At the beginning of this decade, the talk surrounding Spanish toll roads was their bankruptcy proceedings. As we head towards the end of the 2010s, the second-largest toll road operator in the country is the subject of a mysterious tug of war between institutional capital.
At the end of July, Globalvia – the owner of toll roads in the US, Portugal and Chile – made further inroads in the Spanish market, announcing a €1.3 billion deal to buy 55.6 percent of Itinere from three minority shareholders, including construction group Sacyr’s 15.5 percent stake.
Alas, for the platform owned by pension trio OPTrust, USS and PGGM, it was not to be. Last week, APG and Corsair Capital announced their own deal for Itinere, claiming to buy 59.2 percent of the company, including Sacyr’s stake and the 38 percent owned by the Corsair-managed $3.4 billion Gateway Infrastructure Investments (formerly Citi Infrastructure Partners, until its takeover by Corsair in 2015). The pair’s offer was framed around an exercising of pre-emption rights and was also valued at €1.3 billion.
However, as Globalvia was keen to point out, this wasn’t a like-for-like deal. The share capital bought is clearly different and while Globalvia’s deal involved purchases from Sacyr, Abanca and Kutxa, the bid lodged by APG and Corsair involved Sacyr and Liberbank.
Globalvia told us the two offers are not comparable and that their “intention is to go ahead with the contract we have signed”. It was a bullish position taken by the Spanish company, and one that will ensure that APG and Corsair’s confidence their transaction will be closed by the end of 2018 will be tested.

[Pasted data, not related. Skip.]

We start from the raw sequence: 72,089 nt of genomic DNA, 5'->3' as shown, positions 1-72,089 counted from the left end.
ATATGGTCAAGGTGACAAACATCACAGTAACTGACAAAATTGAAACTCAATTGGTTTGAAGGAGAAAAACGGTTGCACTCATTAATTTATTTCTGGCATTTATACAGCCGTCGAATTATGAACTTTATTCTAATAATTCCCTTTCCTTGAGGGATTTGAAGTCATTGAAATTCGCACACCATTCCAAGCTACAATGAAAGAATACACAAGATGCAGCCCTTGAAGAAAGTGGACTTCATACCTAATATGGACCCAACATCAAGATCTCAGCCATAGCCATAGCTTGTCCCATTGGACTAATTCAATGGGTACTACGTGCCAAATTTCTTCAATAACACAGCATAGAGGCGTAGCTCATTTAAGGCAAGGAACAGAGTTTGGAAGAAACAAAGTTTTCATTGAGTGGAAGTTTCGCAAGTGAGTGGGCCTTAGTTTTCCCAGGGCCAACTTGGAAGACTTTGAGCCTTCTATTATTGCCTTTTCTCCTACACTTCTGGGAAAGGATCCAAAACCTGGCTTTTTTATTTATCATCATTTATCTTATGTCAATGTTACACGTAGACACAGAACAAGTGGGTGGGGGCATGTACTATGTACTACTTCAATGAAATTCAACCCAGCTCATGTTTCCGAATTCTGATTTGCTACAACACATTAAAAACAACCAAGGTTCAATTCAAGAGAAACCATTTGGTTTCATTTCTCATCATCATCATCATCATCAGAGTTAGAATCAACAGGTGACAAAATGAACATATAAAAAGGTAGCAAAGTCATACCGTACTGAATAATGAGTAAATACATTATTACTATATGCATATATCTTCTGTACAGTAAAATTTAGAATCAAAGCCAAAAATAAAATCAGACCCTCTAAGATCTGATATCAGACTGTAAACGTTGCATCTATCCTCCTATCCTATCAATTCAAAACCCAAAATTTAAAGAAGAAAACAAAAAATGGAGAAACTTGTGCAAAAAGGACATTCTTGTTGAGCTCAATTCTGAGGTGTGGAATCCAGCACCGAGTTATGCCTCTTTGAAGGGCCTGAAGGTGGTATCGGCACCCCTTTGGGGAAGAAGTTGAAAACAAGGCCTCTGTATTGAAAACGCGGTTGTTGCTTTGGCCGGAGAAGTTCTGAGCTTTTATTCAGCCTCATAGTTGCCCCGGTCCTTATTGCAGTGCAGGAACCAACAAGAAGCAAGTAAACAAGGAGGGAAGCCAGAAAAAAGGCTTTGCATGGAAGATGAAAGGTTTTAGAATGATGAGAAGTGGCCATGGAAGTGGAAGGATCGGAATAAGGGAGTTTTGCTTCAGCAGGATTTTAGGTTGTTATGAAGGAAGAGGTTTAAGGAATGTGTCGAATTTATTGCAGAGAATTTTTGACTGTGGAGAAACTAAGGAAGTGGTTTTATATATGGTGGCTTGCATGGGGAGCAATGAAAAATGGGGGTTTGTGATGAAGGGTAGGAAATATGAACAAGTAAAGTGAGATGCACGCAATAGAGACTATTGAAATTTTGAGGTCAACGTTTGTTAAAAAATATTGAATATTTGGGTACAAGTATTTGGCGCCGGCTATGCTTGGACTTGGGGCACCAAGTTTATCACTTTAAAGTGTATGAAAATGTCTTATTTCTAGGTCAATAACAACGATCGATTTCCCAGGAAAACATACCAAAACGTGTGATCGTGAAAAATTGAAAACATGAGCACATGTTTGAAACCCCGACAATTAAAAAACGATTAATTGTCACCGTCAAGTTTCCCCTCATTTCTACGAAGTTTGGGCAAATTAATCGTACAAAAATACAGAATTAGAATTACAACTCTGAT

The situation is made all the more bizarre by Sacyr – the common seller in the two bids – which informed the Madrid Stock Exchange of its sale to Globalvia in July but is yet to do so in relation to the APG/Corsair bid. When pressed, the company maintains silence on the issue and refuses to say whether it has accepted a second bid, despite a rather confident statement from APG indicating so.
In short, the whole thing is looking rather messy at the moment, with Globalvia muttering darkly about a €100 million break clause should Sacyr walk away from its deal. However, things can still get messier.
In recent weeks, we’ve looked at Chicago Parking Meters and Italy’s Morandi Bridge tragedy to highlight the often complex relationship between public assets and private capital. This case – if it escalates – could raise several questions about the relationship between pension pots and private managers.
While from a competition perspective it’s encouraging to see a previously failing market back in demand, the optics of pension fund capital battling against each other in a potential legal dispute are not great.
Should this reach that stage, you would effectively have PGGM, representing the pension money of Dutch healthcare workers, against APG, managing the pension money of Dutch government and education employees. Or OPTrust, manager of Ontario government employee pension pots, against PSP Investments, an LP in the Gateway fund and representing Canadian public service, police and armed forces capital.
When the concept of pension fund investment in infrastructure is floated, pension pots battling each other in court is not the first thing that comes to mind. That’s not to say there aren’t valid reasons for that to happen, but much has been invested in highlighting the virtues of long-term institutional ownership of public assets.
In the UK, for example, that virtuous circle has emerged as a powerful argument against the Labour party’s nationalisation plans, with opponents making the case that wholesale nationalisation without adequate compensation could jeopardise pensioners’ money, both at home and abroad.
Whether that argument is slightly disingenuous is beside the point. As the battle for 552km of Spanish toll roads unfolds, the five parties involved would do well to remember who and what they represent before heading to the courts.
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